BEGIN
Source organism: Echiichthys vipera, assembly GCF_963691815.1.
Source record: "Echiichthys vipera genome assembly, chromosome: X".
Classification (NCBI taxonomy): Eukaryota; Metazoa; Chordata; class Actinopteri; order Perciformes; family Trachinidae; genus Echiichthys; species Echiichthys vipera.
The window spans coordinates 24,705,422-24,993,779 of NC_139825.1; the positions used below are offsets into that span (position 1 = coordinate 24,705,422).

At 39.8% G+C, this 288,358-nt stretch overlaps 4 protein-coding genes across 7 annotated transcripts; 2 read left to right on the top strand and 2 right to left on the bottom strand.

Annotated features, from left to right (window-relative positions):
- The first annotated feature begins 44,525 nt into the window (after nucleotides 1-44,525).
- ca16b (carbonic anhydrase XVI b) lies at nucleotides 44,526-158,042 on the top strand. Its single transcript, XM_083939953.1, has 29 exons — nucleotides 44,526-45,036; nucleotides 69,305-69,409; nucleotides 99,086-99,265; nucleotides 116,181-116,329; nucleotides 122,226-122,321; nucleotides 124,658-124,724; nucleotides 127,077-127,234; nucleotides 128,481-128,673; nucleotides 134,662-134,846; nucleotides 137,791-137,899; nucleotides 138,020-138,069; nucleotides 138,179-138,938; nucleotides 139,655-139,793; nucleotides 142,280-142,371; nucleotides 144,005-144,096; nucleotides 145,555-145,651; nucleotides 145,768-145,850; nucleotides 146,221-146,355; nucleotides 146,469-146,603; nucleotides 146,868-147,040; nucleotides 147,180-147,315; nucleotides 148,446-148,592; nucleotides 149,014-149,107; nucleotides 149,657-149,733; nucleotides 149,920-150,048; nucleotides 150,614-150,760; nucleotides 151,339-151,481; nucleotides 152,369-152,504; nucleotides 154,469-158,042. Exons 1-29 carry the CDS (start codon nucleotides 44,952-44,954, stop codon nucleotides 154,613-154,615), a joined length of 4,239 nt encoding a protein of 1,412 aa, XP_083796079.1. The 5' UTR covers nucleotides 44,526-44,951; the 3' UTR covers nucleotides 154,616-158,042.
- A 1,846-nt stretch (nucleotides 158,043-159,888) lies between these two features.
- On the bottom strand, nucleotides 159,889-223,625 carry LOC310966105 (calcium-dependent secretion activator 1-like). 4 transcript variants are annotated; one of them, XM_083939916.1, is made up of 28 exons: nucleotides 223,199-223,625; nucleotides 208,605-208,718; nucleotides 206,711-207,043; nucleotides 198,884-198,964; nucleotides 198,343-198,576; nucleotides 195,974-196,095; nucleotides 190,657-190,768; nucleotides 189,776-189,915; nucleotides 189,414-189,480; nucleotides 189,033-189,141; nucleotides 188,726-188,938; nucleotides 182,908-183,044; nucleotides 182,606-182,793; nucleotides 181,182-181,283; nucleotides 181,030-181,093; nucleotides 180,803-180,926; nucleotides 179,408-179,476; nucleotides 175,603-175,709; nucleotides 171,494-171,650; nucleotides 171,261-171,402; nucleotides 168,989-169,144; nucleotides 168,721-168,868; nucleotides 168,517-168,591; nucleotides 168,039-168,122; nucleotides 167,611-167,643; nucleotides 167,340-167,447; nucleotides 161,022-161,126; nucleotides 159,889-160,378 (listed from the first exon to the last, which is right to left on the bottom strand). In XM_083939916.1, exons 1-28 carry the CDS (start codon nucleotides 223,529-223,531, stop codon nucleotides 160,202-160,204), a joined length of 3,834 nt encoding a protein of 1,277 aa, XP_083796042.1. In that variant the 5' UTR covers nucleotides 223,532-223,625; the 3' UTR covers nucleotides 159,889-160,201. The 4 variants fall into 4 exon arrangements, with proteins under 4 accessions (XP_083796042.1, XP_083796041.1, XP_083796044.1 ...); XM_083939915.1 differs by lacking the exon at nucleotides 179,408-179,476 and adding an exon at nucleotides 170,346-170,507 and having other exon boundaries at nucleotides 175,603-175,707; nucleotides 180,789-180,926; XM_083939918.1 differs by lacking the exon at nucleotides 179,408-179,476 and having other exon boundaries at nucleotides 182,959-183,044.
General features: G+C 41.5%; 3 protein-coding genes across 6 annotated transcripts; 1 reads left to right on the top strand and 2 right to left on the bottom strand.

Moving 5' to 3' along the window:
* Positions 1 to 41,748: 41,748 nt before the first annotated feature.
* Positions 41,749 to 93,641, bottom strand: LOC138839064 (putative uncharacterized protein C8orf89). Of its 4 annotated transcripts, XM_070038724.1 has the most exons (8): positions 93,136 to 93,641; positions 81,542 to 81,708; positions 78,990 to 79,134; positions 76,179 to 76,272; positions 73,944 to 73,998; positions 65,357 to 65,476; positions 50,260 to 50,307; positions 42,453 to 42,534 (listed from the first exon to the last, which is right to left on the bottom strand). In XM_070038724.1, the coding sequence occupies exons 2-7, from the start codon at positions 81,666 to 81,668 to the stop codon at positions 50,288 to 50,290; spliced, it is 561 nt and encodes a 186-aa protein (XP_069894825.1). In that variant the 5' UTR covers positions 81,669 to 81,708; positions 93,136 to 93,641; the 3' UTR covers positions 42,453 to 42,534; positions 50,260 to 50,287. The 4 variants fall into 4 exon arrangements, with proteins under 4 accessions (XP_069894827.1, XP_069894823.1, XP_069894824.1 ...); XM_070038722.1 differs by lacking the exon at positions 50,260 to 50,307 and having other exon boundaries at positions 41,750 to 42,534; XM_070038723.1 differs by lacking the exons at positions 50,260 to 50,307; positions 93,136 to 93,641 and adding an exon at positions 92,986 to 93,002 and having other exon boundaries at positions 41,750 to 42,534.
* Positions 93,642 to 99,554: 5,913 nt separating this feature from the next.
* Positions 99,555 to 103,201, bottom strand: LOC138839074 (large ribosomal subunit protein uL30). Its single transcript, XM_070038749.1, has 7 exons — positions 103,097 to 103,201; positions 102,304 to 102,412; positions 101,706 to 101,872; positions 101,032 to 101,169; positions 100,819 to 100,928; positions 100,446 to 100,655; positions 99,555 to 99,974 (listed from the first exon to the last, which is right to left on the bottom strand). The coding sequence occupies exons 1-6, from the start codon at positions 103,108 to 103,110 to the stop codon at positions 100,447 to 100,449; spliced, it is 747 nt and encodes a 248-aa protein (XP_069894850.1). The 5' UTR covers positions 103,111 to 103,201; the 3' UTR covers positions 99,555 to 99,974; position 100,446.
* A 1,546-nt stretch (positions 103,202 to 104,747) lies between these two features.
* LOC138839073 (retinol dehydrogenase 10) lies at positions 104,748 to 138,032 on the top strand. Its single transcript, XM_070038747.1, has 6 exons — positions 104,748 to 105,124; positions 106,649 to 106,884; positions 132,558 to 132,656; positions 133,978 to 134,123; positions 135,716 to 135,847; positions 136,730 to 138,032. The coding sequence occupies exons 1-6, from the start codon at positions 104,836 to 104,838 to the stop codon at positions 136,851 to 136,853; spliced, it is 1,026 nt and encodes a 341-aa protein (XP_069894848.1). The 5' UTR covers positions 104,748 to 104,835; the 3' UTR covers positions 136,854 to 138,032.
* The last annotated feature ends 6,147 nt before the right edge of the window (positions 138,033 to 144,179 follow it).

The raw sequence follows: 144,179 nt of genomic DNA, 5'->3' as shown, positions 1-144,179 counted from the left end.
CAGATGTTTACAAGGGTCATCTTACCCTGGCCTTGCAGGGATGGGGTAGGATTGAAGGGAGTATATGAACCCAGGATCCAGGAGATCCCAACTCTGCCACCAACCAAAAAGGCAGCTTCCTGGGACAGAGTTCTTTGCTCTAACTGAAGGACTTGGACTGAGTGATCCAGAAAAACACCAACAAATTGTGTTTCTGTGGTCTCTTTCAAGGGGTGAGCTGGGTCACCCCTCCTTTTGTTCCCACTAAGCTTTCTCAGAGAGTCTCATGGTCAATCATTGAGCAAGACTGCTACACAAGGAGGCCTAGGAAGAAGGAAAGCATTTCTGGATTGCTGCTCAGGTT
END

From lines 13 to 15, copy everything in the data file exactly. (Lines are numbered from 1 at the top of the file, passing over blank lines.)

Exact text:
* Positions 1 to 41,748: 41,748 nt before the first annotated feature.
* Positions 41,749 to 93,641, bottom strand: LOC138839064 (putative uncharacterized protein C8orf89). Of its 4 annotated transcripts, XM_070038724.1 has the most exons (8): positions 93,136 to 93,641; positions 81,542 to 81,708; positions 78,990 to 79,134; positions 76,179 to 76,272; positions 73,944 to 73,998; positions 65,357 to 65,476; positions 50,260 to 50,307; positions 42,453 to 42,534 (listed from the first exon to the last, which is right to left on the bottom strand). In XM_070038724.1, the coding sequence occupies exons 2-7, from the start codon at positions 81,666 to 81,668 to the stop codon at positions 50,288 to 50,290; spliced, it is 561 nt and encodes a 186-aa protein (XP_069894825.1). In that variant the 5' UTR covers positions 81,669 to 81,708; positions 93,136 to 93,641; the 3' UTR covers positions 42,453 to 42,534; positions 50,260 to 50,287. The 4 variants fall into 4 exon arrangements, with proteins under 4 accessions (XP_069894827.1, XP_069894823.1, XP_069894824.1 ...); XM_070038722.1 differs by lacking the exon at positions 50,260 to 50,307 and having other exon boundaries at positions 41,750 to 42,534; XM_070038723.1 differs by lacking the exons at positions 50,260 to 50,307; positions 93,136 to 93,641 and adding an exon at positions 92,986 to 93,002 and having other exon boundaries at positions 41,750 to 42,534.
* Positions 93,642 to 99,554: 5,913 nt separating this feature from the next.